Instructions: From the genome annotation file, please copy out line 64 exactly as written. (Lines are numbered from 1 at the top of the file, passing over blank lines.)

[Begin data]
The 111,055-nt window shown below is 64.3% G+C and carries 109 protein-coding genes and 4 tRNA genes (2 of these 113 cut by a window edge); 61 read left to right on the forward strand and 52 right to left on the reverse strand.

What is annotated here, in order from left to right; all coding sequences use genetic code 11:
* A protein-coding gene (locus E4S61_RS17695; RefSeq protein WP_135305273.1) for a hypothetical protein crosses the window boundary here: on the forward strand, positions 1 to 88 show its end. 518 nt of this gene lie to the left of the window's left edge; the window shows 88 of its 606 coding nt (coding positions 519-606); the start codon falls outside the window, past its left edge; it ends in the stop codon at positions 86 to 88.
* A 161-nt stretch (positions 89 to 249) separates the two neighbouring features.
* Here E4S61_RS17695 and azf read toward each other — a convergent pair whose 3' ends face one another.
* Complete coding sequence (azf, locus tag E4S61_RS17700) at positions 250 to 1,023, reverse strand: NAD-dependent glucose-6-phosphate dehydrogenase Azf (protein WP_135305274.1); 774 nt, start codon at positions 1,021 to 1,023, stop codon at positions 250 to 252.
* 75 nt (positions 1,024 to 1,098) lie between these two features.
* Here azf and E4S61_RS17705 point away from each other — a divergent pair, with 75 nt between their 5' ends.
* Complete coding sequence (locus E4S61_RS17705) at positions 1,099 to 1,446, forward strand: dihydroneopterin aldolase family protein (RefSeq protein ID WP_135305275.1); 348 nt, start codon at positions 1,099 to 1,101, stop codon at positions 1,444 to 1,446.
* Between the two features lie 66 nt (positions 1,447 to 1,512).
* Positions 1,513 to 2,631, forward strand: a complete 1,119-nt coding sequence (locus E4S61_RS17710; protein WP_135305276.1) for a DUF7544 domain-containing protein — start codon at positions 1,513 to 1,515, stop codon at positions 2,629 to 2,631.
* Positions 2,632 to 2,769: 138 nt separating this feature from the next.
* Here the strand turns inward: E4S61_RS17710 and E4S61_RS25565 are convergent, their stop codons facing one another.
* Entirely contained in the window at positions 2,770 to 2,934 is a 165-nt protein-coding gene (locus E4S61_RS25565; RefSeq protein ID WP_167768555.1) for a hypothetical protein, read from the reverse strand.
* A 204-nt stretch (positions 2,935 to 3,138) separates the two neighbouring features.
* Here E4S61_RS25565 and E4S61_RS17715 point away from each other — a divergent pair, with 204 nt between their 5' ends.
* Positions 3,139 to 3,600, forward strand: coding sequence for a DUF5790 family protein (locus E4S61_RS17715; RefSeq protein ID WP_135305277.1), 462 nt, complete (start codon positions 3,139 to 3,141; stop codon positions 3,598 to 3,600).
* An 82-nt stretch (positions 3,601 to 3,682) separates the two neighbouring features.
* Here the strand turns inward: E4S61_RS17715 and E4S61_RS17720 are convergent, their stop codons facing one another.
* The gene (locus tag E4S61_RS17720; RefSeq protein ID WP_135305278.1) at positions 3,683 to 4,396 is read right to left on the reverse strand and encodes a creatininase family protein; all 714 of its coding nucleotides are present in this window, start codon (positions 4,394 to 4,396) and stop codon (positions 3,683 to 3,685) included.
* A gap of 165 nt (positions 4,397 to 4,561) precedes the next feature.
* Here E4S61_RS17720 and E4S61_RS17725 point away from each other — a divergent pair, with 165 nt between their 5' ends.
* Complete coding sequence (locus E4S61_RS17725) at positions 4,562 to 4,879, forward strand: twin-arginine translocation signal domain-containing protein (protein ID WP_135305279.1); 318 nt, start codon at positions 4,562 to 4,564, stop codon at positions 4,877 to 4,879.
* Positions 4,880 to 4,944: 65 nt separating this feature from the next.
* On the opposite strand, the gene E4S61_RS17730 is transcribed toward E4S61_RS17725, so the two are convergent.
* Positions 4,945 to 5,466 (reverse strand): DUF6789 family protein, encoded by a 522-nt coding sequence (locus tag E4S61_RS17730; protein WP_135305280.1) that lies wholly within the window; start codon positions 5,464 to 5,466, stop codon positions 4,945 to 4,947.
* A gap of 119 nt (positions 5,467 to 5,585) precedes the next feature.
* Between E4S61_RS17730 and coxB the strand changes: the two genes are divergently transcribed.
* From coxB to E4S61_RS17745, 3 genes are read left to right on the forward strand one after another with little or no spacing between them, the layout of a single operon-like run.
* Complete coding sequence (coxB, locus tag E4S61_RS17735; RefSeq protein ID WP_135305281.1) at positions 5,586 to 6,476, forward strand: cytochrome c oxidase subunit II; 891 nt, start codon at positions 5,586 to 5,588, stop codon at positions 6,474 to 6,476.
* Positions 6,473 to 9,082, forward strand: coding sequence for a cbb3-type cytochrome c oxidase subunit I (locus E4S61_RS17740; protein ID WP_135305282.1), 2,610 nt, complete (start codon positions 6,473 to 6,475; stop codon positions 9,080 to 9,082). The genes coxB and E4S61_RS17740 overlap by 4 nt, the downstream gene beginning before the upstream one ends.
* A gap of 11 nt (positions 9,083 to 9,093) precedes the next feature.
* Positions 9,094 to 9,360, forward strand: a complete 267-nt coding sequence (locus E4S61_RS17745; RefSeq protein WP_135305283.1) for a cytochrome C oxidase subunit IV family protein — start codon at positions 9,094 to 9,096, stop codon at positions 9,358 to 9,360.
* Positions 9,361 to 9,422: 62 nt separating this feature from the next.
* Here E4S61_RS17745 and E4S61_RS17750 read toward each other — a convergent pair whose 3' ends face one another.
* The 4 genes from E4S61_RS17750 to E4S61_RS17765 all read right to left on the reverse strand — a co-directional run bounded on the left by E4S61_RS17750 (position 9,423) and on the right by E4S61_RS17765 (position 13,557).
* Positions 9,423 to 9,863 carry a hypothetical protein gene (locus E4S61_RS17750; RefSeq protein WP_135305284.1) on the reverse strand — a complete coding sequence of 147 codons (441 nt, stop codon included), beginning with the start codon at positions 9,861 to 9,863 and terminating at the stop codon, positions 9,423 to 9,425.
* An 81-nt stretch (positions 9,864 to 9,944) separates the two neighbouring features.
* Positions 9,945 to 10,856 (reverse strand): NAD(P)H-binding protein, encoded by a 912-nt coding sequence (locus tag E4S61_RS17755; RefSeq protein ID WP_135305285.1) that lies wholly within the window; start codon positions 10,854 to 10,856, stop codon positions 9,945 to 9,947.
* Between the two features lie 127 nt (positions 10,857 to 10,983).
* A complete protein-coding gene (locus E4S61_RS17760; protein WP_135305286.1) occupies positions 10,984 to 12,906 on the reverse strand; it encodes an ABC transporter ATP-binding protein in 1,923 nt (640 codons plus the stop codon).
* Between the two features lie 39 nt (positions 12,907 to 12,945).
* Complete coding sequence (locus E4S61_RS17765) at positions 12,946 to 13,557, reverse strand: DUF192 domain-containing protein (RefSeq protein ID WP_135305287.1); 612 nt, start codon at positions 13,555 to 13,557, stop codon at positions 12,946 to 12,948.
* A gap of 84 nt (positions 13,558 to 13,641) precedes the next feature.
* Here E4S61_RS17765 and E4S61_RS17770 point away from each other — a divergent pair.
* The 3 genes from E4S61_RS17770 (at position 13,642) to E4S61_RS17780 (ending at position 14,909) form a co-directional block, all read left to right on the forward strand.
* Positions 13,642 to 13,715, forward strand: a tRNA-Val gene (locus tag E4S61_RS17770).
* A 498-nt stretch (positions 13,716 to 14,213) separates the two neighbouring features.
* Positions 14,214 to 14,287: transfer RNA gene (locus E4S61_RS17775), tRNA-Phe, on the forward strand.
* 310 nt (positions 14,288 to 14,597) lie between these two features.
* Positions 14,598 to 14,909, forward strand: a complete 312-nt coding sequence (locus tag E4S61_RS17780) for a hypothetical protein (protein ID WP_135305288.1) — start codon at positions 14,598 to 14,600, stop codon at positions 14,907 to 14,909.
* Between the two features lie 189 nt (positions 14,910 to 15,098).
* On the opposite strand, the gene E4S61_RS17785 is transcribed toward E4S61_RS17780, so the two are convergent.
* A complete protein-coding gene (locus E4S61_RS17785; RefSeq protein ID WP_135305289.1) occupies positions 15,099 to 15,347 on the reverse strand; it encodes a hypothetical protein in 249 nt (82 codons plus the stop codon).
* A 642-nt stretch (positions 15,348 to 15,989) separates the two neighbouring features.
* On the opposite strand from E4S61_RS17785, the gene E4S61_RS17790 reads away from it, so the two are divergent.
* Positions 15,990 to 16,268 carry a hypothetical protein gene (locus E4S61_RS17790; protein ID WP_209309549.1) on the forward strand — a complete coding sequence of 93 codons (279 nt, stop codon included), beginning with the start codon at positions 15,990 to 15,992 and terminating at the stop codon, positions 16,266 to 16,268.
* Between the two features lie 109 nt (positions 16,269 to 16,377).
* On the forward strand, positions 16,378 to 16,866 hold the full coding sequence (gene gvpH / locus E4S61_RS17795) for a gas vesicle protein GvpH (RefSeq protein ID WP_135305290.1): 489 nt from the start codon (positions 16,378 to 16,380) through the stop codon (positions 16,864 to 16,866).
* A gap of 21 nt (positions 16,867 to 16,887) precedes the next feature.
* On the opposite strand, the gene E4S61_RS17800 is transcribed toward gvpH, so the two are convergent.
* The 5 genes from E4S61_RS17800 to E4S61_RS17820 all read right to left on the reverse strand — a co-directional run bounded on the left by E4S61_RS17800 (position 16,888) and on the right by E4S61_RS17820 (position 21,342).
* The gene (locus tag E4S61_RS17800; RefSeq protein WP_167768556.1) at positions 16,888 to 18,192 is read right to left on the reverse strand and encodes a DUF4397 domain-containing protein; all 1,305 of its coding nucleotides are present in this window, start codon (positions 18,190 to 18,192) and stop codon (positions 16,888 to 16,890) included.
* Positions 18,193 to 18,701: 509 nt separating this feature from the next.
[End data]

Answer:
* Positions 18,193 to 18,701: 509 nt separating this feature from the next.